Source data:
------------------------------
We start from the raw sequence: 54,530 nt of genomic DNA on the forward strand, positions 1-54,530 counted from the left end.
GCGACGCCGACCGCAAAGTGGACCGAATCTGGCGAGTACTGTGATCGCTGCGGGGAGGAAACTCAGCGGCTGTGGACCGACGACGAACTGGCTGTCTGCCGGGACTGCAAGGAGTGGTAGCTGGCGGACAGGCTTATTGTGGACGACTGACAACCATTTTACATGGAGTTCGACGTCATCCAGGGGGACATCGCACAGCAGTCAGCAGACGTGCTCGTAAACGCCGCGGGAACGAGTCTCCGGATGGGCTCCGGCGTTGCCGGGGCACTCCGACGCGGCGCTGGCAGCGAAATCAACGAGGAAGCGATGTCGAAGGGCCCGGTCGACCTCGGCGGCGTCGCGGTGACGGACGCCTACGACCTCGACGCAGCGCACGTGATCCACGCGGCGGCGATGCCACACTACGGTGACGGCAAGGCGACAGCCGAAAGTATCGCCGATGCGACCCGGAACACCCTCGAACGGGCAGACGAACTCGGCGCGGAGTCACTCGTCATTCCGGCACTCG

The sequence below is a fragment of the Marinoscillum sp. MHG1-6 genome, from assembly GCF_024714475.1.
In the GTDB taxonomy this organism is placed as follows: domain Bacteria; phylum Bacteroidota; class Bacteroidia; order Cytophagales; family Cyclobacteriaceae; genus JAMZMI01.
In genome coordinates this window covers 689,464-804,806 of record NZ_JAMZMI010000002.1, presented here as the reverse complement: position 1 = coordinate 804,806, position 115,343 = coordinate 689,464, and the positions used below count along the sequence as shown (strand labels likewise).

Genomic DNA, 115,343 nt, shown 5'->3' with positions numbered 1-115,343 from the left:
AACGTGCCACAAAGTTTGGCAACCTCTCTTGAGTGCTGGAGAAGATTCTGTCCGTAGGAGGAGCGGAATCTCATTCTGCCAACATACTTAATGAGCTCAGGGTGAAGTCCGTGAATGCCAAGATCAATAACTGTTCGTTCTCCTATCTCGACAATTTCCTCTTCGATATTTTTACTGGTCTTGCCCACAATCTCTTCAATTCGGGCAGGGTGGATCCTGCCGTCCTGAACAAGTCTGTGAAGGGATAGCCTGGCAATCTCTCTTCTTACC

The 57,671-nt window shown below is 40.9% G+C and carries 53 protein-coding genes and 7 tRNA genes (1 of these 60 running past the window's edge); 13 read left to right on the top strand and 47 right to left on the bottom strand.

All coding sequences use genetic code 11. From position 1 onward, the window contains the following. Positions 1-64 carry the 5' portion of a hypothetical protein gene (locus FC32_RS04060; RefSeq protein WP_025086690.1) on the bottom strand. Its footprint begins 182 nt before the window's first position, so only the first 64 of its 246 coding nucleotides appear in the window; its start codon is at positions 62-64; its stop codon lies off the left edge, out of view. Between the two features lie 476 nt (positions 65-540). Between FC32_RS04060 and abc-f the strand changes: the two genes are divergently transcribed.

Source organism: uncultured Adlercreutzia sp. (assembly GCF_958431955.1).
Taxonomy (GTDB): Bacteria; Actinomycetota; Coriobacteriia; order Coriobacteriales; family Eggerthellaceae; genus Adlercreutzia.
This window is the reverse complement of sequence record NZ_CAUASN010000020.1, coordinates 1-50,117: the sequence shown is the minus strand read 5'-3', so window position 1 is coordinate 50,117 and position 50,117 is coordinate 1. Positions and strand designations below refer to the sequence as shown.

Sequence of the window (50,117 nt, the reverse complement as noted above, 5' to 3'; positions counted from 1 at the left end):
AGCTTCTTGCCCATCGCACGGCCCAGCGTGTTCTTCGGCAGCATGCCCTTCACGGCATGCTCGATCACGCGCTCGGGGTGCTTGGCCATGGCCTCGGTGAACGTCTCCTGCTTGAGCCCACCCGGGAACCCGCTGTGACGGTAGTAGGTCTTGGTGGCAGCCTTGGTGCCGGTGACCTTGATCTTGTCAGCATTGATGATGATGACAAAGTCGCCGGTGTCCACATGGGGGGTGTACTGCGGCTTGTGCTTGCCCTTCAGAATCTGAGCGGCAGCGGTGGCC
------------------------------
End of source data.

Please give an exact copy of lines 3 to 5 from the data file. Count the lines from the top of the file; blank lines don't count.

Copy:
The sequence below is a fragment of the Marinoscillum sp. MHG1-6 genome, from assembly GCF_024714475.1.
In the GTDB taxonomy this organism is placed as follows: domain Bacteria; phylum Bacteroidota; class Bacteroidia; order Cytophagales; family Cyclobacteriaceae; genus JAMZMI01.
In genome coordinates this window covers 689,464-804,806 of record NZ_JAMZMI010000002.1, presented here as the reverse complement: position 1 = coordinate 804,806, position 115,343 = coordinate 689,464, and the positions used below count along the sequence as shown (strand labels likewise).